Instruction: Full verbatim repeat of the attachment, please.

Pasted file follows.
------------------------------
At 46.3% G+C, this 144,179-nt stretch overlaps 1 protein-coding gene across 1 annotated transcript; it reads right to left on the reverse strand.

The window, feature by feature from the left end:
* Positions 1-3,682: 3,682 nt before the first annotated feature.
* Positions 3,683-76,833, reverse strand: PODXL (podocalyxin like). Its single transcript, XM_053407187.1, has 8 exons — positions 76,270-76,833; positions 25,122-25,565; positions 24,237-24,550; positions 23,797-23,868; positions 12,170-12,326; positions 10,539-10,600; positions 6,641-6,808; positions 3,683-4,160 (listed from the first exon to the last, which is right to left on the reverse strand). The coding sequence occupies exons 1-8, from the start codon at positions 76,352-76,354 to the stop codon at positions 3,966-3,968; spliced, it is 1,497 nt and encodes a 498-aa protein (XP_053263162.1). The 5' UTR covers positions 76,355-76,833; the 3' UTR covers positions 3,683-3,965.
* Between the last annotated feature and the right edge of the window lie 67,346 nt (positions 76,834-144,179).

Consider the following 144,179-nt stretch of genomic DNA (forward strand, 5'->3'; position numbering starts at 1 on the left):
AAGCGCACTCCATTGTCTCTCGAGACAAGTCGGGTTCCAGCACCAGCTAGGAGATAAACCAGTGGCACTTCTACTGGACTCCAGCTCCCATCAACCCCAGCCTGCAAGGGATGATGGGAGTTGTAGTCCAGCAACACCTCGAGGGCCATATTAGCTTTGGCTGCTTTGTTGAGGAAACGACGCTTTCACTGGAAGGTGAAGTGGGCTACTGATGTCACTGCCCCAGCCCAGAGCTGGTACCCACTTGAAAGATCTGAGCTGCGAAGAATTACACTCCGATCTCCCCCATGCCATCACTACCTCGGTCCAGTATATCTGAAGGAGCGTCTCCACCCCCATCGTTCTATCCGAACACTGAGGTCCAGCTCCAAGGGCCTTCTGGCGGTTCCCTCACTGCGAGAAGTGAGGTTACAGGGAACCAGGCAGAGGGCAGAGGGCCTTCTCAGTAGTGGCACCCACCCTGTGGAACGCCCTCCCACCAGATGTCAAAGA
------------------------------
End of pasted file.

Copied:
At 46.3% G+C, this 144,179-nt stretch overlaps 1 protein-coding gene across 1 annotated transcript; it reads right to left on the reverse strand.

The window, feature by feature from the left end:
* Positions 1-3,682: 3,682 nt before the first annotated feature.
* Positions 3,683-76,833, reverse strand: PODXL (podocalyxin like). Its single transcript, XM_053407187.1, has 8 exons — positions 76,270-76,833; positions 25,122-25,565; positions 24,237-24,550; positions 23,797-23,868; positions 12,170-12,326; positions 10,539-10,600; positions 6,641-6,808; positions 3,683-4,160 (listed from the first exon to the last, which is right to left on the reverse strand). The coding sequence occupies exons 1-8, from the start codon at positions 76,352-76,354 to the stop codon at positions 3,966-3,968; spliced, it is 1,497 nt and encodes a 498-aa protein (XP_053263162.1). The 5' UTR covers positions 76,355-76,833; the 3' UTR covers positions 3,683-3,965.
* Between the last annotated feature and the right edge of the window lie 67,346 nt (positions 76,834-144,179).

Consider the following 144,179-nt stretch of genomic DNA (forward strand, 5'->3'; position numbering starts at 1 on the left):
AAGCGCACTCCATTGTCTCTCGAGACAAGTCGGGTTCCAGCACCAGCTAGGAGATAAACCAGTGGCACTTCTACTGGACTCCAGCTCCCATCAACCCCAGCCTGCAAGGGATGATGGGAGTTGTAGTCCAGCAACACCTCGAGGGCCATATTAGCTTTGGCTGCTTTGTTGAGGAAACGACGCTTTCACTGGAAGGTGAAGTGGGCTACTGATGTCACTGCCCCAGCCCAGAGCTGGTACCCACTTGAAAGATCTGAGCTGCGAAGAATTACACTCCGATCTCCCCCATGCCATCACTACCTCGGTCCAGTATATCTGAAGGAGCGTCTCCACCCCCATCGTTCTATCCGAACACTGAGGTCCAGCTCCAAGGGCCTTCTGGCGGTTCCCTCACTGCGAGAAGTGAGGTTACAGGGAACCAGGCAGAGGGCAGAGGGCCTTCTCAGTAGTGGCACCCACCCTGTGGAACGCCCTCCCACCAGATGTCAAAGA